LONDON, Jan 14 - Britain's Prince Harry, an army officer and third in line to
the throne, will receive training to prepare for deployment in Iraq, a newspaper
said on Sunday.
Harry's regiment, the Blues and Royals, has been earmarked to serve in Iraq
from April, according to the News of the World.
Britain's Queen Elizabeth smiles with
Prince Harry during the Sovereign's Parade at the Royal Military Academy
in Sandhurst, southern England April 12, 2006. Harry, once dubbed a royal
wild child for underage drink and drug antics, graduated as an army
officer on Wednesday before joining a regiment that could be sent to Iraq
or Afghanistan. [Reuters]
Some 7,100 British troops are stationed mostly in the south of Iraq where
they are battling insurgents.
A spokesman for Clarence House, which speaks on behalf of the princes, would
not confirm the newspaper report.
"No decision on deployment has been made yet," the spokesman said.
Defence officials said earlier this year it was intended that Harry undertake
a full range of operations but his deployment or presence in a conflict zone may
be reconsidered if he were to become a specific target.
The Ministry of Defence was not immediately available for comment.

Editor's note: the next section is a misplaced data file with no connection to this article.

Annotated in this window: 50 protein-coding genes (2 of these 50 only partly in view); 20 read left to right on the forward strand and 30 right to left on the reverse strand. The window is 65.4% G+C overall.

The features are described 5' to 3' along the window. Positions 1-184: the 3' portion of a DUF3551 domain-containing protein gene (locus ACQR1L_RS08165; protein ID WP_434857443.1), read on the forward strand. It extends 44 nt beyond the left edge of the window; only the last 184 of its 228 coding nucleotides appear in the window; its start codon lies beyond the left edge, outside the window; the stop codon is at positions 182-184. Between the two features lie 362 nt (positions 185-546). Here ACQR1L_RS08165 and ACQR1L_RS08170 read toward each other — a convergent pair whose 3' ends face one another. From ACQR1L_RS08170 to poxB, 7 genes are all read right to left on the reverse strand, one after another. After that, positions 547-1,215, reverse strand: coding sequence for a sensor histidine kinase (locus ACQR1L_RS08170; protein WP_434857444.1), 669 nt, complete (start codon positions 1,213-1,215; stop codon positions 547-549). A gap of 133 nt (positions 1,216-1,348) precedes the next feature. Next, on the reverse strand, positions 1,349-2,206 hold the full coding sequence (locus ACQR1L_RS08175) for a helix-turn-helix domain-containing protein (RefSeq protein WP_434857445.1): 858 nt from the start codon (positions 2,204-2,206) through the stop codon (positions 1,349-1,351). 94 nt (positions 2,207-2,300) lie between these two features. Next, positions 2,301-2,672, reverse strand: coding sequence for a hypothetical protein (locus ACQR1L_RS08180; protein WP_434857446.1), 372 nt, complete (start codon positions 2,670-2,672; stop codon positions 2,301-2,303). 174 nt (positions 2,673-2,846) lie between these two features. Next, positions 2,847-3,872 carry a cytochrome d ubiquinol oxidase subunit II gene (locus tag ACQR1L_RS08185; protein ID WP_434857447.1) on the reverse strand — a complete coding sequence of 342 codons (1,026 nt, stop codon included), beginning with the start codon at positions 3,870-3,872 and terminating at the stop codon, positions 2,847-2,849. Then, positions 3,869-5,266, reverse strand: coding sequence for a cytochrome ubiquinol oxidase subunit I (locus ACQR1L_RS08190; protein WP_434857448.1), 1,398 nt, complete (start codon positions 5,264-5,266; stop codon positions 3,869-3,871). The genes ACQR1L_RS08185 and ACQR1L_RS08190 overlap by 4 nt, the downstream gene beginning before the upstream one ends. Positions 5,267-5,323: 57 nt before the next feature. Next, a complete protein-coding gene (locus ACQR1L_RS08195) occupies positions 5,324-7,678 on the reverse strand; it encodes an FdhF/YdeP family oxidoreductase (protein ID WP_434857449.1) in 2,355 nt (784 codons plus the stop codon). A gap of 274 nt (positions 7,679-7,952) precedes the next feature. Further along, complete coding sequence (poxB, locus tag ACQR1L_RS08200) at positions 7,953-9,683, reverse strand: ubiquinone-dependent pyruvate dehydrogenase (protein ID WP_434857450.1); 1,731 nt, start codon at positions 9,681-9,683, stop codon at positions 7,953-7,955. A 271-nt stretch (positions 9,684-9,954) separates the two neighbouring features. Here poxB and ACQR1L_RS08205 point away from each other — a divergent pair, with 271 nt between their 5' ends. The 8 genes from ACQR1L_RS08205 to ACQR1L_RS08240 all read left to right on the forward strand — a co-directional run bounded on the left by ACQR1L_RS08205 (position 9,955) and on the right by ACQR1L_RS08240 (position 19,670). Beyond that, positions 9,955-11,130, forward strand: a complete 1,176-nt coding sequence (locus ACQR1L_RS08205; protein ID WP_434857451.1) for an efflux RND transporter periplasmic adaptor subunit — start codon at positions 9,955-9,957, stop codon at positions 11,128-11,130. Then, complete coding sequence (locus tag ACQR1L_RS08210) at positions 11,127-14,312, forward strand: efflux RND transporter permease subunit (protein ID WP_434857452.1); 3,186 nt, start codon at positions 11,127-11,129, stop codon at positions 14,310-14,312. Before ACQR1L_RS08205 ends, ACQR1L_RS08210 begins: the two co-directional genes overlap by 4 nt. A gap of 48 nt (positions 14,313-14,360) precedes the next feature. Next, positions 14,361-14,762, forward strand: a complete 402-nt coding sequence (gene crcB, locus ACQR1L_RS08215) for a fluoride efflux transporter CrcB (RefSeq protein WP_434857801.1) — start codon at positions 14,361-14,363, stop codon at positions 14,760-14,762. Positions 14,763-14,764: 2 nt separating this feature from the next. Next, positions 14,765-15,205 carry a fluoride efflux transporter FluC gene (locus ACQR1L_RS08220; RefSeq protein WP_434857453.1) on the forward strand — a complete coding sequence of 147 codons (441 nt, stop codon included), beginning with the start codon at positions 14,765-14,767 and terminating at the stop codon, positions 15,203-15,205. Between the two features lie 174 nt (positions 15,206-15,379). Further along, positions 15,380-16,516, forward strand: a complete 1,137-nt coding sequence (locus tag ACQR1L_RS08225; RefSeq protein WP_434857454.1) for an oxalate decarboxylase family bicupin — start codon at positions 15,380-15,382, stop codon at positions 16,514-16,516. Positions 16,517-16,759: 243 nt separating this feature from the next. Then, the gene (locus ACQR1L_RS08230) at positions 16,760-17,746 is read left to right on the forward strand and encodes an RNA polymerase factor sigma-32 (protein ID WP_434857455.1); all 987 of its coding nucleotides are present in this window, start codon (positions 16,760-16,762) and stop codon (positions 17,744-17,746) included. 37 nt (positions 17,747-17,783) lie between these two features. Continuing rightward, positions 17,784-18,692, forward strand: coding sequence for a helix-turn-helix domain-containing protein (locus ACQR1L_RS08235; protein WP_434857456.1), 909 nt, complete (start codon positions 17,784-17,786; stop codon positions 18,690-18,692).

Harry, 22, and other members of his regiment will attend an Operational
Training and Advisory Group (OPTAG) course this week, which is only given to
troops heading for a war zone, the News of the World said.
The two-day course will drill Harry and his comrades in basic Iraqi Arabic --
part of the army's strategy to win hearts and minds. The soldiers will also be
trained in local customs and living in extreme conditions, the paper said.
Prince William is also in the Blues and Royals but cannot serve in a war zone
because he is second-in-line to the throne.
Harry, whose mother Princess Diana died in a Paris car crash when he was 12,
is a Second Lieutenant in the Household Cavalry.
Once dubbed a wild child for underage drink and drug antics, he made it clear
in an interview to mark his 21st birthday that he would not shy away from action
and the ministry stressed that he had joined to become an "operational soldier".
Ministry of Defence figures show that 129 British military personnel have
died in Iraq since the 2003 invasion.